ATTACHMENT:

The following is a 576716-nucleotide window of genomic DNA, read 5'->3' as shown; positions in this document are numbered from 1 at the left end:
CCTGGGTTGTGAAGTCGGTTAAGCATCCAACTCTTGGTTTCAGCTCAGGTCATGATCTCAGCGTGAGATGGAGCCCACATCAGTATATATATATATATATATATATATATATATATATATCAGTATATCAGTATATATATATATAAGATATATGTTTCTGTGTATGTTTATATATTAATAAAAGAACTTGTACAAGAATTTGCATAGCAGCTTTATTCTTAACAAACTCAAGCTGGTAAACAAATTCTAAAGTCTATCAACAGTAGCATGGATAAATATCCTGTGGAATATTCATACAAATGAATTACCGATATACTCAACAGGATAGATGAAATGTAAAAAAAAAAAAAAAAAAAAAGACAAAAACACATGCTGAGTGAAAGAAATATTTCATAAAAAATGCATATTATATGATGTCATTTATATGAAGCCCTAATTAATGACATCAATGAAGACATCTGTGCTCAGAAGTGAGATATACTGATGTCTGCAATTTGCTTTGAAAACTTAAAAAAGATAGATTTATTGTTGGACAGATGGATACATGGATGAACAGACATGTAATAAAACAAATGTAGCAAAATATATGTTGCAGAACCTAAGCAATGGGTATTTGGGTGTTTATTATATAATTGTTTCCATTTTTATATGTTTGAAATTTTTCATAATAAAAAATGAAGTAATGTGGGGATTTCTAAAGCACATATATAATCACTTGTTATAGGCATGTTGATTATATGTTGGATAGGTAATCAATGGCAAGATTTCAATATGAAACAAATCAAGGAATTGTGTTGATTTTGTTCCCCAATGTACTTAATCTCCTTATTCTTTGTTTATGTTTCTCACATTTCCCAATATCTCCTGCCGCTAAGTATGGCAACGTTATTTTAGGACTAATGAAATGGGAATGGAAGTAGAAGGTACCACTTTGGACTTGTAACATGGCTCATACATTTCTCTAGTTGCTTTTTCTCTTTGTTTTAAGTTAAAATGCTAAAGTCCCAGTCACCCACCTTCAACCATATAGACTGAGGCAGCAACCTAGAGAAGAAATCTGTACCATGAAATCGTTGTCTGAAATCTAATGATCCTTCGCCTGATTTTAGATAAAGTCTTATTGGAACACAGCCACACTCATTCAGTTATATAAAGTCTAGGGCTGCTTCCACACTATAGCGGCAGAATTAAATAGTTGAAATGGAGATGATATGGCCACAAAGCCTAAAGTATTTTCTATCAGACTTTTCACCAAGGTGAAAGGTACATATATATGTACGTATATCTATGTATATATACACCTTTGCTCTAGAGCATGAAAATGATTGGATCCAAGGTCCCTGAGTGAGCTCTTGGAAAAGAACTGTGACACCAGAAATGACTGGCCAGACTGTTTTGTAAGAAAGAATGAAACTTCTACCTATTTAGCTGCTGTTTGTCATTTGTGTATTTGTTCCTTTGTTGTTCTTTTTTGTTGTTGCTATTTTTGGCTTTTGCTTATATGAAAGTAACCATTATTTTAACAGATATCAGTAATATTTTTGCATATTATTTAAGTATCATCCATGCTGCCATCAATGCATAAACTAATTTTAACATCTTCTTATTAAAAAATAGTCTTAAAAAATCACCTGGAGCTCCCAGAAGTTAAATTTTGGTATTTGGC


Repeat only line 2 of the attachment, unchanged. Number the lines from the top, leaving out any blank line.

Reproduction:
CCTGGGTTGTGAAGTCGGTTAAGCATCCAACTCTTGGTTTCAGCTCAGGTCATGATCTCAGCGTGAGATGGAGCCCACATCAGTATATATATATATATATATATATATATATATATATATCAGTATATCAGTATATATATATATAAGATATATGTTTCTGTGTATGTTTATATATTAATAAAAGAACTTGTACAAGAATTTGCATAGCAGCTTTATTCTTAACAAACTCAAGCTGGTAAACAAATTCTAAAGTCTATCAACAGTAGCATGGATAAATATCCTGTGGAATATTCATACAAATGAATTACCGATATACTCAACAGGATAGATGAAATGTAAAAAAAAAAAAAAAAAAAAAGACAAAAACACATGCTGAGTGAAAGAAATATTTCATAAAAAATGCATATTATATGATGTCATTTATATGAAGCCCTAATTAATGACATCAATGAAGACATCTGTGCTCAGAAGTGAGATATACTGATGTCTGCAATTTGCTTTGAAAACTTAAAAAAGATAGATTTATTGTTGGACAGATGGATACATGGATGAACAGACATGTAATAAAACAAATGTAGCAAAATATATGTTGCAGAACCTAAGCAATGGGTATTTGGGTGTTTATTATATAATTGTTTCCATTTTTATATGTTTGAAATTTTTCATAATAAAAAATGAAGTAATGTGGGGATTTCTAAAGCACATATATAATCACTTGTTATAGGCATGTTGATTATATGTTGGATAGGTAATCAATGGCAAGATTTCAATATGAAACAAATCAAGGAATTGTGTTGATTTTGTTCCCCAATGTACTTAATCTCCTTATTCTTTGTTTATGTTTCTCACATTTCCCAATATCTCCTGCCGCTAAGTATGGCAACGTTATTTTAGGACTAATGAAATGGGAATGGAAGTAGAAGGTACCACTTTGGACTTGTAACATGGCTCATACATTTCTCTAGTTGCTTTTTCTCTTTGTTTTAAGTTAAAATGCTAAAGTCCCAGTCACCCACCTTCAACCATATAGACTGAGGCAGCAACCTAGAGAAGAAATCTGTACCATGAAATCGTTGTCTGAAATCTAATGATCCTTCGCCTGATTTTAGATAAAGTCTTATTGGAACACAGCCACACTCATTCAGTTATATAAAGTCTAGGGCTGCTTCCACACTATAGCGGCAGAATTAAATAGTTGAAATGGAGATGATATGGCCACAAAGCCTAAAGTATTTTCTATCAGACTTTTCACCAAGGTGAAAGGTACATATATATGTACGTATATCTATGTATATATACACCTTTGCTCTAGAGCATGAAAATGATTGGATCCAAGGTCCCTGAGTGAGCTCTTGGAAAAGAACTGTGACACCAGAAATGACTGGCCAGACTGTTTTGTAAGAAAGAATGAAACTTCTACCTATTTAGCTGCTGTTTGTCATTTGTGTATTTGTTCCTTTGTTGTTCTTTTTTGTTGTTGCTATTTTTGGCTTTTGCTTATATGAAAGTAACCATTATTTTAACAGATATCAGTAATATTTTTGCATATTATTTAAGTATCATCCATGCTGCCATCAATGCATAAACTAATTTTAACATCTTCTTATTAAAAAATAGTCTTAAAAAATCACCTGGAGCTCCCAGAAGTTAAATTTTGGTATTTGGC